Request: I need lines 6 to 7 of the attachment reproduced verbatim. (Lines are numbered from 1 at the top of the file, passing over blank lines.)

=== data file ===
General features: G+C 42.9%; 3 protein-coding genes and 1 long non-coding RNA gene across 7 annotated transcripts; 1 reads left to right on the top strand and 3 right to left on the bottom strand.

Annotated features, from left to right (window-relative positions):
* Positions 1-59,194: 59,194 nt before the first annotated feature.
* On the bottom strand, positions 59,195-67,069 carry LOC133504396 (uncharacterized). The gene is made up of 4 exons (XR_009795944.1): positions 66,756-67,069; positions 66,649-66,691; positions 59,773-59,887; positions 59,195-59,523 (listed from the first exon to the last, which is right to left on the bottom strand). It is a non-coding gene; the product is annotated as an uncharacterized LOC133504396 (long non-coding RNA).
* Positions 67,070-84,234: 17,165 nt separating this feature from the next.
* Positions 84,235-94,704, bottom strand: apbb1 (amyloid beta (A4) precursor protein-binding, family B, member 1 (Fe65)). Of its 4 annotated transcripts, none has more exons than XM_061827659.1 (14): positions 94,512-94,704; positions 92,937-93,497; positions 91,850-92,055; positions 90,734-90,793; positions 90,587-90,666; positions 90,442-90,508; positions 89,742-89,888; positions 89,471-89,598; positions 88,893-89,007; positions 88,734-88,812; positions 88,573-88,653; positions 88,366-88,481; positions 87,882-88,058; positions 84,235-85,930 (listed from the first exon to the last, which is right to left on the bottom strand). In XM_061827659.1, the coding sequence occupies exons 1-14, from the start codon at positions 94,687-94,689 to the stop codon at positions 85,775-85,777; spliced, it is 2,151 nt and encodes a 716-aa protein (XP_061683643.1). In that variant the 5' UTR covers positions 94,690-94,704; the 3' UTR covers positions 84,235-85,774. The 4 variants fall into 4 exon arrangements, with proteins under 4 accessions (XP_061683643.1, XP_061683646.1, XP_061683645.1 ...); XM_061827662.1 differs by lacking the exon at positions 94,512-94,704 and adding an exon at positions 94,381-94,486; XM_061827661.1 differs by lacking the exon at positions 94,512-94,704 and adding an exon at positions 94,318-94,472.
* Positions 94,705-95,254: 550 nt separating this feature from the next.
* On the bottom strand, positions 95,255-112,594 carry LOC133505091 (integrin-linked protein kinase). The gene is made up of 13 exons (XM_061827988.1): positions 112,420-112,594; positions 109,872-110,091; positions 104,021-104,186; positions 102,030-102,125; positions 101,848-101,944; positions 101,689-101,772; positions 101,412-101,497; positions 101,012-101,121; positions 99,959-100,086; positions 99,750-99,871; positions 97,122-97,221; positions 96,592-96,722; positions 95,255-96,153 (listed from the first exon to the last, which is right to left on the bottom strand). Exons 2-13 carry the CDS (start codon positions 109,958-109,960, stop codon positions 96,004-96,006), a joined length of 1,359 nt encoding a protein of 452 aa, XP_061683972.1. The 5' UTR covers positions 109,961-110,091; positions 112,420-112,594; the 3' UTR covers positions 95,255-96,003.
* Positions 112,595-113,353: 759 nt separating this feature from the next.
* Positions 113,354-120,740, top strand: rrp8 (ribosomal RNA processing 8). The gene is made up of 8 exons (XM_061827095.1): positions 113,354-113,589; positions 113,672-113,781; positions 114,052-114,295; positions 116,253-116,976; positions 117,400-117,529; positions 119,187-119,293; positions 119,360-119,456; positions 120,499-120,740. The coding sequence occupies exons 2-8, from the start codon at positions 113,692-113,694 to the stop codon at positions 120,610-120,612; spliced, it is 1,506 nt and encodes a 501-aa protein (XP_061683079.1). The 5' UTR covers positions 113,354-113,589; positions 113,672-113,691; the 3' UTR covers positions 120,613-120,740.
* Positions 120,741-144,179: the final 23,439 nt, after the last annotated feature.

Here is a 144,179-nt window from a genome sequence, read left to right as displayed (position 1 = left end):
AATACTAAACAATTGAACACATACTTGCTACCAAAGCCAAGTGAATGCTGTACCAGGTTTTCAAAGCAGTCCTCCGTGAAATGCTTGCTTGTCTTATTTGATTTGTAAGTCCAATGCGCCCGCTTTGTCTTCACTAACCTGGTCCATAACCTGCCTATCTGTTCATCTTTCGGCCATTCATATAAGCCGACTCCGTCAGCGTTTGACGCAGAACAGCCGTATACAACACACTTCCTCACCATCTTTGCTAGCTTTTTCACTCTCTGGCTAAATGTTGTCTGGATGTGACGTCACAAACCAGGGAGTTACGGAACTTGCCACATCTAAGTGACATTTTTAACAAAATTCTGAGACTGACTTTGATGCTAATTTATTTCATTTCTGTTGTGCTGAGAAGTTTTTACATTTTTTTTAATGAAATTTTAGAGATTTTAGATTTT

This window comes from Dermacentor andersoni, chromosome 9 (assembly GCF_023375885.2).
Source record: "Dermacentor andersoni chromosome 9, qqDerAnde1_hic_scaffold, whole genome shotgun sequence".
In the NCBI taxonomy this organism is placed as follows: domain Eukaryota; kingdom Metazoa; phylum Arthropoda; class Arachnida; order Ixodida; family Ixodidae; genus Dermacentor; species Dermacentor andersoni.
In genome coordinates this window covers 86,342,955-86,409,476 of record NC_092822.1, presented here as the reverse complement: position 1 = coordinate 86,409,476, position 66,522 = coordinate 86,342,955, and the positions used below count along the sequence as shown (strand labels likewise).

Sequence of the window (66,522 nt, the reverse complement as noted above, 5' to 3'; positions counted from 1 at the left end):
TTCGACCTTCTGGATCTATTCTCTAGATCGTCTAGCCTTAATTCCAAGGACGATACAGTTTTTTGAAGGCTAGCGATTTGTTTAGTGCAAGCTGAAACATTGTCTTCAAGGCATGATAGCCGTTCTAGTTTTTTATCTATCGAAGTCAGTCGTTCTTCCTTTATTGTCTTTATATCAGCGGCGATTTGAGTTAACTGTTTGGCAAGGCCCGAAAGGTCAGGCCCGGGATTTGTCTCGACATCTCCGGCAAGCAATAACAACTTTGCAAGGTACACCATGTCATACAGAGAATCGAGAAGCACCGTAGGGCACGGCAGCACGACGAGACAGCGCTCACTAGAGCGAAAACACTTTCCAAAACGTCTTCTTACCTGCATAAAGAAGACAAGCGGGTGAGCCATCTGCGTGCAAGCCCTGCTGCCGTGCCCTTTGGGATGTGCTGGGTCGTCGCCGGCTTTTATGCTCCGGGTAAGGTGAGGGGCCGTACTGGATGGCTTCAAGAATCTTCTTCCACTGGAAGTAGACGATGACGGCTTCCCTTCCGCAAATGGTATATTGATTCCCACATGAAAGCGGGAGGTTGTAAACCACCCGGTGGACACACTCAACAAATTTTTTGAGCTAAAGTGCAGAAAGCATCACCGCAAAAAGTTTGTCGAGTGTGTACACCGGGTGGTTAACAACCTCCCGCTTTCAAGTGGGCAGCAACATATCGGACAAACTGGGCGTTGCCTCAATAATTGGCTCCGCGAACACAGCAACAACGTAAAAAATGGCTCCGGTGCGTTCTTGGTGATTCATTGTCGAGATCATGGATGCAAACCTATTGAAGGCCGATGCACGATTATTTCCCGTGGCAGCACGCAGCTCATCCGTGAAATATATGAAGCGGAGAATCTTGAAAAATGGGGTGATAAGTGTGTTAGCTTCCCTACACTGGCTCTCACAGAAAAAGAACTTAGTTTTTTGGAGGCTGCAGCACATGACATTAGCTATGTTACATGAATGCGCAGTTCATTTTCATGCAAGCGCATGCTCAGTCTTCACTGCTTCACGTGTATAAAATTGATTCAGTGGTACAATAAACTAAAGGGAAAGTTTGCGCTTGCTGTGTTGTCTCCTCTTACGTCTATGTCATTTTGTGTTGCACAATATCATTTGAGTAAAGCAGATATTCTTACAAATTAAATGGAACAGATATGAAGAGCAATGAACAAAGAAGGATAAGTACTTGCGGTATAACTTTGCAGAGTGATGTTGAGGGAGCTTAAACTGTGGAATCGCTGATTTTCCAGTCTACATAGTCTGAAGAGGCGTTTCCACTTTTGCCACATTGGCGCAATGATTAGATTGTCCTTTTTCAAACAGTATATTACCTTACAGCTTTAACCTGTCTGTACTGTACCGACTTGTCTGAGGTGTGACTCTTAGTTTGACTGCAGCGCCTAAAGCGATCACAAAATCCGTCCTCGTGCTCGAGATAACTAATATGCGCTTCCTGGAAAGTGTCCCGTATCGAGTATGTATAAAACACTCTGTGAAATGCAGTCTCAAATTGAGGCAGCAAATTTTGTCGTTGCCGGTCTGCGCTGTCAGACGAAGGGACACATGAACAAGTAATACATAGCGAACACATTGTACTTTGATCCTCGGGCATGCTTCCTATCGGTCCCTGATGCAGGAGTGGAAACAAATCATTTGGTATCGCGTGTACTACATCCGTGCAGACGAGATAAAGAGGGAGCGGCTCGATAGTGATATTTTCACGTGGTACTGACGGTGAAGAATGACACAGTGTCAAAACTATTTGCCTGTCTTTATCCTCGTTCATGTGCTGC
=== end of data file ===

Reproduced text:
* Positions 84,235-94,704, bottom strand: apbb1 (amyloid beta (A4) precursor protein-binding, family B, member 1 (Fe65)). Of its 4 annotated transcripts, none has more exons than XM_061827659.1 (14): positions 94,512-94,704; positions 92,937-93,497; positions 91,850-92,055; positions 90,734-90,793; positions 90,587-90,666; positions 90,442-90,508; positions 89,742-89,888; positions 89,471-89,598; positions 88,893-89,007; positions 88,734-88,812; positions 88,573-88,653; positions 88,366-88,481; positions 87,882-88,058; positions 84,235-85,930 (listed from the first exon to the last, which is right to left on the bottom strand). In XM_061827659.1, the coding sequence occupies exons 1-14, from the start codon at positions 94,687-94,689 to the stop codon at positions 85,775-85,777; spliced, it is 2,151 nt and encodes a 716-aa protein (XP_061683643.1). In that variant the 5' UTR covers positions 94,690-94,704; the 3' UTR covers positions 84,235-85,774. The 4 variants fall into 4 exon arrangements, with proteins under 4 accessions (XP_061683643.1, XP_061683646.1, XP_061683645.1 ...); XM_061827662.1 differs by lacking the exon at positions 94,512-94,704 and adding an exon at positions 94,381-94,486; XM_061827661.1 differs by lacking the exon at positions 94,512-94,704 and adding an exon at positions 94,318-94,472.
* Positions 94,705-95,254: 550 nt separating this feature from the next.